Which are the most influential think tanks in Brussels?

July 6th, 2016
by Vicky Cann

This is not a straightforward question to answer. As a newly-published and comprehensive article by Corporate Europe Observatory makes very clear, there are many problems with the way in which think tanks participate in the EU lobby transparency register. The category is imprecise and some think tanks would be better registered as NGOs, trade associations or research institutions. Meanwhile, some think tanks join the register but deny that they lobby and, as a result, declare such low levels of lobby spend that it is hard to reconcile this with the access they enjoy to the EU institutions. And some think tanks have still not joined the non-binding, voluntary lobby register at all.

Which think tanks have the highest EU lobby spend?

Usually, LobbyFacts would take declared lobby spending as a good indicator of influence in the Brussels bubble. However, this is not so straightforward when it comes to think tanks. According to the list of the top-spending think tanks below, at least half of the listed ten have likely over-reported their lobby spend, judging by their lack of high-level Commission meetings, combined with the lack of European Parliament access pass holders. Arguably, only Bruegel properly belongs on that list while the others are either better defined as another kind of organisation, or they have massively over-declared their lobby spend.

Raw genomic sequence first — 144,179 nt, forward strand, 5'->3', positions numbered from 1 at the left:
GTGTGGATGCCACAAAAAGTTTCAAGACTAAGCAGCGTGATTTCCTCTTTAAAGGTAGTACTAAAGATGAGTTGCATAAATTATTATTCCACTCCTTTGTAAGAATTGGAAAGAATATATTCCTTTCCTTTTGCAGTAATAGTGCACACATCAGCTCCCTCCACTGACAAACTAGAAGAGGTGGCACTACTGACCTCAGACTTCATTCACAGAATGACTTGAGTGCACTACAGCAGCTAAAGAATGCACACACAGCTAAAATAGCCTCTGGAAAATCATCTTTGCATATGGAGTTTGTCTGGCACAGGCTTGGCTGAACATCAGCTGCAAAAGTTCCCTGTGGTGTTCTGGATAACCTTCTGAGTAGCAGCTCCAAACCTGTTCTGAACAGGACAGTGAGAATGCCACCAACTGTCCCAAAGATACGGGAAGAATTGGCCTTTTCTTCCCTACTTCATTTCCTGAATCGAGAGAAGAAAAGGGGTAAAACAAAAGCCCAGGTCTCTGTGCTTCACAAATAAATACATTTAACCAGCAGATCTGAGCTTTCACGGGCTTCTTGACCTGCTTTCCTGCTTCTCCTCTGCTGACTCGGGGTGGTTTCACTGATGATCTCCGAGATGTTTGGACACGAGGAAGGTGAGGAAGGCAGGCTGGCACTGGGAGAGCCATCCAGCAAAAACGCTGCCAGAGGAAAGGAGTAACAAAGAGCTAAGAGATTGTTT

Table 1: organisations registered as think tanks, ranked according to declared lobby spend.

  Organisation Lobbying costs EP Passes Lobbyists (FTE) Commission meetings
1 FUNDACIÓ EURECAT €24,400,000 0 28 0
2 Horia Hulubei National Institute for Research & Development in Physics and Nuclear Engineering > €10,000,000 0 0.25 0
3 European Forest Institute €9,750,000 - 9,999,999 4 53.25 12
4 Wilton Park Executive Agency €5,217,609 0 50 0
5 The Brookings Institution €5,000,000 - 5,249,999 0 14.25 2
6 New Climate Economy €4,000,000 - 4,249,999 0 27.25 0
7 Bruegel €3,750,000 - 3,999,999 0 18.75 17
8 European Road Transport Telematics Implementation Coordination Organisation-Intelligent Transport Systems & Services Europe €3,000,000 - 3,249,999 0 27 3
9 Third Generation Environmentalism Ltd €2,782,638 5 25 27
10 Barilla Center for Food & Nutrition Foundation €2,500,000 - 2,749,000 0 3.25 1

Such over-reporting is an example of how, in too many cases, much of the data on lobbying expenses in the EU lobby register is not reliable.

Which think tanks have the most Commission lobby meetings?

Think tanks (or at least those that declare themselves to be think tanks in the lobby register) ranked according to those with the greatest number of high-level lobby meetings held with the European Commission since December 2014, provides some indication of EU lobby influence. Think tanks are prolific in meeting with the Commission elite and only NGOs, trade associations, and companies have had more meetings. And in the think tank world, the ability to access the Commission is concentrated; more than half of the meetings with high-level Commission staff involved only 20 think tanks, of a total of 471 in today’s register. The LobbyFacts database provides the following 10 think tanks with the most high-level Commission meetings:

Table 2: organisations registered as think tanks, ranked according to high-level Commission meetings held.